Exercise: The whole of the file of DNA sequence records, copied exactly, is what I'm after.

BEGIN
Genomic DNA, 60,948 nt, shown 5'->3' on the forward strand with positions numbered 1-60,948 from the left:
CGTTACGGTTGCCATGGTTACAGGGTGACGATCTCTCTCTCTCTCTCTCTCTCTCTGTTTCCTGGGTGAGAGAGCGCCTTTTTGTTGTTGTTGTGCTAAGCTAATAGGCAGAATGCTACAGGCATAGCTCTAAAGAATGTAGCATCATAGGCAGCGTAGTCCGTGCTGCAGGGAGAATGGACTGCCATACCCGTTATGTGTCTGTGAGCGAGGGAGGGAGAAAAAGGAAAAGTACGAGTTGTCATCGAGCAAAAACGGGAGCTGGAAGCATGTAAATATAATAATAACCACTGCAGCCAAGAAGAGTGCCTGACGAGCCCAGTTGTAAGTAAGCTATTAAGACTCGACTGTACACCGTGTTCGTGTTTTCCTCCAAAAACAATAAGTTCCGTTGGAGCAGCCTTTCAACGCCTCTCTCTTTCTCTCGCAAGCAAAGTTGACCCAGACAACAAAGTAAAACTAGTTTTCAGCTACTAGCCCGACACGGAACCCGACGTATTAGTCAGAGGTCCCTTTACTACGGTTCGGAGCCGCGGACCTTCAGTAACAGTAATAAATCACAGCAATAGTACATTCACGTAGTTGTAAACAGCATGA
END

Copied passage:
Genomic DNA, 60,948 nt, shown 5'->3' on the forward strand with positions numbered 1-60,948 from the left:
CGTTACGGTTGCCATGGTTACAGGGTGACGATCTCTCTCTCTCTCTCTCTCTCTCTGTTTCCTGGGTGAGAGAGCGCCTTTTTGTTGTTGTTGTGCTAAGCTAATAGGCAGAATGCTACAGGCATAGCTCTAAAGAATGTAGCATCATAGGCAGCGTAGTCCGTGCTGCAGGGAGAATGGACTGCCATACCCGTTATGTGTCTGTGAGCGAGGGAGGGAGAAAAAGGAAAAGTACGAGTTGTCATCGAGCAAAAACGGGAGCTGGAAGCATGTAAATATAATAATAACCACTGCAGCCAAGAAGAGTGCCTGACGAGCCCAGTTGTAAGTAAGCTATTAAGACTCGACTGTACACCGTGTTCGTGTTTTCCTCCAAAAACAATAAGTTCCGTTGGAGCAGCCTTTCAACGCCTCTCTCTTTCTCTCGCAAGCAAAGTTGACCCAGACAACAAAGTAAAACTAGTTTTCAGCTACTAGCCCGACACGGAACCCGACGTATTAGTCAGAGGTCCCTTTACTACGGTTCGGAGCCGCGGACCTTCAGTAACAGTAATAAATCACAGCAATAGTACATTCACGTAGTTGTAAACAGCATGA